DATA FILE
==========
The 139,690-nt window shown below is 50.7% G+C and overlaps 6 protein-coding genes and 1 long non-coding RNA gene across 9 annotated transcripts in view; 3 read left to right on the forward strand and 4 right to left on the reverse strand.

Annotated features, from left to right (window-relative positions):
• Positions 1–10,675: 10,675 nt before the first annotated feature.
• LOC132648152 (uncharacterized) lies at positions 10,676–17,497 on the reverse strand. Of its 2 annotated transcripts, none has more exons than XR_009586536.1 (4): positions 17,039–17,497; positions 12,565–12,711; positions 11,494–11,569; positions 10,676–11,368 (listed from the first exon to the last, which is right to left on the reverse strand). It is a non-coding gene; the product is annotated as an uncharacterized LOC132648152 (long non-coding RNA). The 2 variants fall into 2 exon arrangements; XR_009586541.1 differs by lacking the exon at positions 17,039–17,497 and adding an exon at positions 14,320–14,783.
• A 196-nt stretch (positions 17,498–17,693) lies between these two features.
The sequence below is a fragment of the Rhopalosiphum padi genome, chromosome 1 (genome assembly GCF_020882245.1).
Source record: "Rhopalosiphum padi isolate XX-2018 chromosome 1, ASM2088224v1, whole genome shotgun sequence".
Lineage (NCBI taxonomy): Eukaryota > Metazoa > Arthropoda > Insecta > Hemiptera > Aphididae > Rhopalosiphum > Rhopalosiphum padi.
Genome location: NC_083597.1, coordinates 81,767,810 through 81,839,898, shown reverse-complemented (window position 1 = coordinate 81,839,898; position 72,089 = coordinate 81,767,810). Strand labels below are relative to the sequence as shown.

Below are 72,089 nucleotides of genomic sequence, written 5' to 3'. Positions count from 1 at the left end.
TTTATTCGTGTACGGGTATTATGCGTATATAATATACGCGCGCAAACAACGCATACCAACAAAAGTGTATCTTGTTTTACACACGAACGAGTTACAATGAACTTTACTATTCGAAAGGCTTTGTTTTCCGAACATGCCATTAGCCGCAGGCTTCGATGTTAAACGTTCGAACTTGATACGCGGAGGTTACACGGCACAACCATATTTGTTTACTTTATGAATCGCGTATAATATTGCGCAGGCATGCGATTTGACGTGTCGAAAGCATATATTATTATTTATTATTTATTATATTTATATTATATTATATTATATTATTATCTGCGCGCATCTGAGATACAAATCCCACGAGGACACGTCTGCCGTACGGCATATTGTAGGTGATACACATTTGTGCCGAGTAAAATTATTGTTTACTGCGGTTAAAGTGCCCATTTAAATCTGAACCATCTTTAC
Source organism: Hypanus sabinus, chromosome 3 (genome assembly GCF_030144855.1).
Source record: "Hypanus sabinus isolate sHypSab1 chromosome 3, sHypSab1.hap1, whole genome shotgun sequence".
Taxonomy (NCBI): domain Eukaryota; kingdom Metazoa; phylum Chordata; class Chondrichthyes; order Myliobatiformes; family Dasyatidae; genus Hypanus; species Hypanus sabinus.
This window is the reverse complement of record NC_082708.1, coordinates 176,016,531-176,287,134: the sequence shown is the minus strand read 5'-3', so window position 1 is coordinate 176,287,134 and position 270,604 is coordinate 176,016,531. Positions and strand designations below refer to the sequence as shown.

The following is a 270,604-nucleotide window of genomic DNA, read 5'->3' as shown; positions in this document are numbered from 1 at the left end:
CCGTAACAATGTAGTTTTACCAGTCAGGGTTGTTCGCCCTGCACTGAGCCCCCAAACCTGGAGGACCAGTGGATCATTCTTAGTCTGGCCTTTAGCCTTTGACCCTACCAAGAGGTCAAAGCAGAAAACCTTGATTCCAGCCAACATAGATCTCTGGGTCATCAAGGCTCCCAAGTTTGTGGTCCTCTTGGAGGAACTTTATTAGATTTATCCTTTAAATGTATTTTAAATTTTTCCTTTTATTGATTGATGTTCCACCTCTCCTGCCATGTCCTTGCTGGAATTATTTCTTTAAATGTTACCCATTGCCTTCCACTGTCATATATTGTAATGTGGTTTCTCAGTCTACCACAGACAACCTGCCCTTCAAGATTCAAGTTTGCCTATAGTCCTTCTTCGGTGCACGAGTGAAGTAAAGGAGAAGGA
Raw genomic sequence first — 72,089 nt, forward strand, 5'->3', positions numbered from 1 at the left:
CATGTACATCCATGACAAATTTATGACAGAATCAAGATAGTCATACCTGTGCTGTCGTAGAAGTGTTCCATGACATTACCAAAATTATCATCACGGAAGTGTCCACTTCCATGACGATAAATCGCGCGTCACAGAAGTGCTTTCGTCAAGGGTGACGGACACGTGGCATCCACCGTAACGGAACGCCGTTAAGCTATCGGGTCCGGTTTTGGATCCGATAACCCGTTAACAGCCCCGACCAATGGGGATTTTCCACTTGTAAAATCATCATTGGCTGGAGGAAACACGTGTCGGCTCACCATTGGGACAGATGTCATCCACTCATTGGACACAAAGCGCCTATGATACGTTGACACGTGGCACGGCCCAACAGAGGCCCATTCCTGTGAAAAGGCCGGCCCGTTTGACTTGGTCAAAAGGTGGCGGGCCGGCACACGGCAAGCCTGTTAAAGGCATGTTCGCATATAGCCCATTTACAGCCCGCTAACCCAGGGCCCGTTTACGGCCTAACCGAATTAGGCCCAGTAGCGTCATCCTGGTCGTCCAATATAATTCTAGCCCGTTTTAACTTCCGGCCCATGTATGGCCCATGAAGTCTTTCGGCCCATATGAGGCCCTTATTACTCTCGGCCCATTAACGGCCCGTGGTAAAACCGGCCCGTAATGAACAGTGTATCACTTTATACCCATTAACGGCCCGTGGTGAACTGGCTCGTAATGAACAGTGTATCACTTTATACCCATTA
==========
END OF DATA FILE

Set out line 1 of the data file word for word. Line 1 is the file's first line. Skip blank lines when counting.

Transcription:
The 139,690-nt window shown below is 50.7% G+C and overlaps 6 protein-coding genes and 1 long non-coding RNA gene across 9 annotated transcripts in view; 3 read left to right on the forward strand and 4 right to left on the reverse strand.